Google reveals electronic contact lens with an eye to help diabetics get away from needle stick testing methods widely used today. Hot on the heels of the release of the first commercial wearable computer Google Glass, this newest piece of wearable tech has a more focused aim than general use computing on the go. Google developers spent years soldering hair thin wire by hand in order to get the electronics needed for a glucose sensor, wireless transmitter and power receiver small enough to be embedded in a contact lens. Google and 382 million diabetics world-wide are hopeful that the device will be able to accurately and reliably transmit blood glucose levels based on the wearers tears to a hand-held device which would be used to administer the actual insulin. Diabetes is characterized by the body’s inability to produce insulin, a peptide hormone that allows cells in major organs to absorb glucose from the blood. The amount of insulin in the blood dictates when the body chooses to burn sugar or fat for energy. Without insulin the bodies of diabetes sufferers are unable to remove excess glucose from the blood, which can be toxic in highly concentrated amounts.
Although the lens is still in development, Google has managed to make a working prototype based on research that has been going on for over 11 years with funding from several institutes, including the National Science Foundation and Microsoft. The recent success is attributed to Googles X-Lab, home of several moon-shot projects including wireless internet balloons, life extension research, and self-driving cars. Google reveals electronic contact lens with an eye to help diabetics after over a decade of strenuous work to miniaturize the components. The lens includes the worlds smallest glucose monitor, a radio-wave powered energy receiver, and a hairs-breadth antenna that runs around the outside edge of the lens. The receiver in the lens transforms latent radiant electromagnetic energy into the very small amount of electricity needed to power the lens glucose monitoring and result transmitting components. The antenna is responsible sending the data to a hand-held device that gives the glucose reading to the user, who then decides to administer the insulin as needed.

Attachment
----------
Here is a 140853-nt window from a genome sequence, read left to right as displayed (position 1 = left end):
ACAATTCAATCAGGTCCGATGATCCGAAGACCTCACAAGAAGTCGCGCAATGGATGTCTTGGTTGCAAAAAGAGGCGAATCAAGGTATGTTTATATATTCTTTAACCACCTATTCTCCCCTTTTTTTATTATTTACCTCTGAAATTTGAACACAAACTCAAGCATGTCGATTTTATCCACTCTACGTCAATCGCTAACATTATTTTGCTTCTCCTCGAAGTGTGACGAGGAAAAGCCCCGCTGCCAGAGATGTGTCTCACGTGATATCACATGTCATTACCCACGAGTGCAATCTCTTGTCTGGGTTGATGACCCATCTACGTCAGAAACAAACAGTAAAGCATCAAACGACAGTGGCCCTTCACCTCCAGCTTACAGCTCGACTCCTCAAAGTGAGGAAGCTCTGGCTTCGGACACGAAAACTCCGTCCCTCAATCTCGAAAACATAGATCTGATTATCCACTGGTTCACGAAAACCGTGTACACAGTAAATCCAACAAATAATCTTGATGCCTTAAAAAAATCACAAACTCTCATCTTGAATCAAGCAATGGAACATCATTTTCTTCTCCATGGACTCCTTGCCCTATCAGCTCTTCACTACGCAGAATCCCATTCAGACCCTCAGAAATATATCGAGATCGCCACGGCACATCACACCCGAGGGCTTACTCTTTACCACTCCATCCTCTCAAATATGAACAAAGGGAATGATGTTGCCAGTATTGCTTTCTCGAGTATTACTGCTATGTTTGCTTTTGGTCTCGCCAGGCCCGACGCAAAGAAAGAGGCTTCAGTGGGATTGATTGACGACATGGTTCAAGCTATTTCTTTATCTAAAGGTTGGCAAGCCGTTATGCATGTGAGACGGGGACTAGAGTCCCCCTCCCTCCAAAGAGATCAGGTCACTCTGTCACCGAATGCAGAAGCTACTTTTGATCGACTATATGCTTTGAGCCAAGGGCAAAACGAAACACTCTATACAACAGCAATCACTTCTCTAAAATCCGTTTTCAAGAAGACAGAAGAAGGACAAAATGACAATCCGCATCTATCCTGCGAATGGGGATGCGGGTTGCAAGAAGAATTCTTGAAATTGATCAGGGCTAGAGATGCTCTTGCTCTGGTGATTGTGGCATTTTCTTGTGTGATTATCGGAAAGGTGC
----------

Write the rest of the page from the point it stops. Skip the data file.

At first glance the lens looks fairly common, until the glittering electronic chips and nearly invisible wires catch the light. The device is designed to take a glucose reading through the patients tears and transmit the data to a receiver once every second. The simplicity of the device and ability to fore-go drawing blood to test blood sugar make it an attractive option to diabetics. In the past severe cases had to be treated with as many as fifteen needle sticks and insulin injections a day. Insulin pumps have become more common recently but this option require those who choose it to live with a large needle embedded in their stomachs. Google reveals electronic contact lens with an eye to help diabetics at a time when semi-conductor technology has allowed us to shrink desktop computers into hand-held devices, and the same technology has been used in this device.
By Daniel O`Brien